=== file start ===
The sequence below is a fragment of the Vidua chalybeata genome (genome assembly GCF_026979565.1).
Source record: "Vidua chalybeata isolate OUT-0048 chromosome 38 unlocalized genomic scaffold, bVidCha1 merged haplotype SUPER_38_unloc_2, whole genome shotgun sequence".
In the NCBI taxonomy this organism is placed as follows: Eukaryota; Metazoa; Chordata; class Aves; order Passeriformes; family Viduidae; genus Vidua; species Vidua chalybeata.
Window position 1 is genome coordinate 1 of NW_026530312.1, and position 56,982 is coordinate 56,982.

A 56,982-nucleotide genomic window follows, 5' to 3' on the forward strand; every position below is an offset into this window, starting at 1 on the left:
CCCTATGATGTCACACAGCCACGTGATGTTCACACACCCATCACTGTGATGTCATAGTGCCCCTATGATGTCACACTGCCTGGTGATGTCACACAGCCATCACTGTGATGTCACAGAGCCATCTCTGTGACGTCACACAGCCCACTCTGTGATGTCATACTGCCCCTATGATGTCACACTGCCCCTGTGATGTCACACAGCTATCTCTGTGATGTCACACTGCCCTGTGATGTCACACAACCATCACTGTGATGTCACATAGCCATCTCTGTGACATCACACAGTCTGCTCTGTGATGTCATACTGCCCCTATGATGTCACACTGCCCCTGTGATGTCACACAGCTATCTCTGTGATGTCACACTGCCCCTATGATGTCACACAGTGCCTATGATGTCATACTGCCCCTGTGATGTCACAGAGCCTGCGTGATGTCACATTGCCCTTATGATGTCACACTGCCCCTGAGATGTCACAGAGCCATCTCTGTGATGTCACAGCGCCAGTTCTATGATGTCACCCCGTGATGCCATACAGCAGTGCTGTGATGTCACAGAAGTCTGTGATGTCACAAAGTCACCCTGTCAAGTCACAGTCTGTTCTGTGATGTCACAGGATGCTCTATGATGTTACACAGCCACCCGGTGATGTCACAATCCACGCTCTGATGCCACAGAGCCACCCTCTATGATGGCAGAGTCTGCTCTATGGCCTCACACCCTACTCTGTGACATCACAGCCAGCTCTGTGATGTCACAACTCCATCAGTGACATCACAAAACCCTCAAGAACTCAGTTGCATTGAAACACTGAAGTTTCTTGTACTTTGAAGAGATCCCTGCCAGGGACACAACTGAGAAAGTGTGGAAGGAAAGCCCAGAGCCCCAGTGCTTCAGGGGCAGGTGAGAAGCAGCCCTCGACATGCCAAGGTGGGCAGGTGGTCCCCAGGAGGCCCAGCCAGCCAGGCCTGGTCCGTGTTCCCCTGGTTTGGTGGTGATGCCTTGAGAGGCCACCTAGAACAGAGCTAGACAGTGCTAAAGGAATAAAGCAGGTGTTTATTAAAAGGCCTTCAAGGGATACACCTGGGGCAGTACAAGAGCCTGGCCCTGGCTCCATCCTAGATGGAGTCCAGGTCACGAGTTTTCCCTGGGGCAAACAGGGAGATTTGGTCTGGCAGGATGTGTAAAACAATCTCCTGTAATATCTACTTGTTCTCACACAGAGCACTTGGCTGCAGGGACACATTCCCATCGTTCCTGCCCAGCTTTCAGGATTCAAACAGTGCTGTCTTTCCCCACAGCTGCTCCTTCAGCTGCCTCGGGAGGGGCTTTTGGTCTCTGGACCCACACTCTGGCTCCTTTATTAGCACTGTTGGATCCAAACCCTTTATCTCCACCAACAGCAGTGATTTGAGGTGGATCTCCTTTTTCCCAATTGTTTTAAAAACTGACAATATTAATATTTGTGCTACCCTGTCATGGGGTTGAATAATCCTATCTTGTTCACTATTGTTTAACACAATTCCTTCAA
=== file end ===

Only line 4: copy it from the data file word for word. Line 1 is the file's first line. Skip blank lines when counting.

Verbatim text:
Window position 1 is genome coordinate 1 of NW_026530312.1, and position 56,982 is coordinate 56,982.